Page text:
I encourage you to think about what kind of messages you tell yourself and society tells you about being enough. I shared my story so it could get you thinking about how foreboding joy can be subtle, and it’s important to recognize the feeling, then to express appreciation for the gift in the moment that we have. Really it seems like a small thing but it makes a big difference. Not only do we live more fulfilled lives, we have more resilience to deal with the losses, disappointments, and tragedies.

Brown, B. (2016). Daring Greatly: How the Courage to be Vulnerable Transforms the Way We Live, Love, Parent, and Lead. London: Penguin Books Ltd.
Brown, B. (2017). Braving the wilderness: the quest for true belonging and the courage to stand alone. Random House.

Thursday, December 28, 2017

Mere Man Pardesi Ve, Pyare, Ao Ghare

Last night I was thinking about all the things that help our mind in it's journey to meet God. I decided to make a picture to put up in my room to remind myself of all these aspects of our journey. When we are struggling, it is easy to forget all the tools we are given.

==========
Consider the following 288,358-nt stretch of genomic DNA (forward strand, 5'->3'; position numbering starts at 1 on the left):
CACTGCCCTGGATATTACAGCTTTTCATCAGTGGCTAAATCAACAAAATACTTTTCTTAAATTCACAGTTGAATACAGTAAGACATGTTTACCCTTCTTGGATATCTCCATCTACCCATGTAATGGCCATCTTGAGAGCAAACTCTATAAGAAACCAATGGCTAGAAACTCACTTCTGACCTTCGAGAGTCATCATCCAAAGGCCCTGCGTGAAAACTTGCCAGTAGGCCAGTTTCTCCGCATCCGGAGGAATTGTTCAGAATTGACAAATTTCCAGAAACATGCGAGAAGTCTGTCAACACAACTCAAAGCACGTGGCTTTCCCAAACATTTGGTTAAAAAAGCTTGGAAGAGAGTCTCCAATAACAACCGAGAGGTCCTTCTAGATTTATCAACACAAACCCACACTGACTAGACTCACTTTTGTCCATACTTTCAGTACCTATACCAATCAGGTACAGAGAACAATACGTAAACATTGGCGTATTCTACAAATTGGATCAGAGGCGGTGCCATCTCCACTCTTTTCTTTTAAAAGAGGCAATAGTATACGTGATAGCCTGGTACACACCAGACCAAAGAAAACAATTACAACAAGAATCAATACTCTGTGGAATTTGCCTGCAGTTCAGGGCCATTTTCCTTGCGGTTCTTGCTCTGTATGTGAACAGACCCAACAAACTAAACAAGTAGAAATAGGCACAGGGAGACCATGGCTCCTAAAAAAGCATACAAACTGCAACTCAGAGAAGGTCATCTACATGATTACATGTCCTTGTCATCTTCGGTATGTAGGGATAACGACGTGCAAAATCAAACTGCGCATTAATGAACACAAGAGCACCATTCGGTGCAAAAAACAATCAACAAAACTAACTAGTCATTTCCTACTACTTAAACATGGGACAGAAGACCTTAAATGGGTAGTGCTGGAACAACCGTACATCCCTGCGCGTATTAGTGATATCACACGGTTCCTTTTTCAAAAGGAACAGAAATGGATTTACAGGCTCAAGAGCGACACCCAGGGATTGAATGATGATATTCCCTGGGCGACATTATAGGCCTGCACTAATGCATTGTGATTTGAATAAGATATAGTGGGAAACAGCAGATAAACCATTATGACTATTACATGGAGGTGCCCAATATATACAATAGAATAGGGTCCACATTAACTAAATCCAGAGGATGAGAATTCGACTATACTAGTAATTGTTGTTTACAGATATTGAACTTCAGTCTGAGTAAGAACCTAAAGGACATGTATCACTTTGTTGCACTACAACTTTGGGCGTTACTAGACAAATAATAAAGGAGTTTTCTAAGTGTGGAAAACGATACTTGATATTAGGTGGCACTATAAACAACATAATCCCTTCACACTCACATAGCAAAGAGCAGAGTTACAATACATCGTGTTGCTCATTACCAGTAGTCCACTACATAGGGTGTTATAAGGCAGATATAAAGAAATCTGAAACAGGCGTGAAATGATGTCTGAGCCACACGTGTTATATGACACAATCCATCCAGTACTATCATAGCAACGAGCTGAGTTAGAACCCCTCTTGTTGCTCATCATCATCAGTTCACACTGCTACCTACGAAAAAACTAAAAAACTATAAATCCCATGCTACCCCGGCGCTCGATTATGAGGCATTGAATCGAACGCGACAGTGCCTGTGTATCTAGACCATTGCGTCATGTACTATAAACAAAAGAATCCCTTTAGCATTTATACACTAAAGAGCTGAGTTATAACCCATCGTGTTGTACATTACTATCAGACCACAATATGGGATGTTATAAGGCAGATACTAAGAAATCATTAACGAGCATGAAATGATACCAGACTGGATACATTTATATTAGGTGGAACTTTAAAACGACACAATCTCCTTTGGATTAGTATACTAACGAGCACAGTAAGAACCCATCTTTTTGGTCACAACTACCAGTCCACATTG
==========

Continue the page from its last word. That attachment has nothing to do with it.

I have been reading the book Alap Ahar Sulap Si Nindra (in Punjabi) by Bhai Sewa Singh Ji Tarmala. In it he writes that even though we have eyes, we are blind to God; and having ears, we are deaf to God's voice. It is Kaal (the governor of Maya) that loots of of God's gifts. God speaks to us through Anhad Bani, but we don't hear it. We don't see God in this creation or within ourselves. We don't taste the Amrit Ras that God sends us as food for our mind. Instead, our mind becomes friends with it's thoughts, constantly lost in anxieties, worries, anger, lust, greed, pride, and attachment. He writes about how God tells us to come home (to the home of the mind, Nij Mahal, Thir Ghar, Sunn, etc.), but we forgot where the doors are (the Dasam Dwaar or 10th Gate of the mind). On Ang 70 of the Guru Granth Sahib Ji, it says, "Mere Man Pardesi Ve, Pyare, Ao Ghare, O my dear beloved stranger mind, please come home!"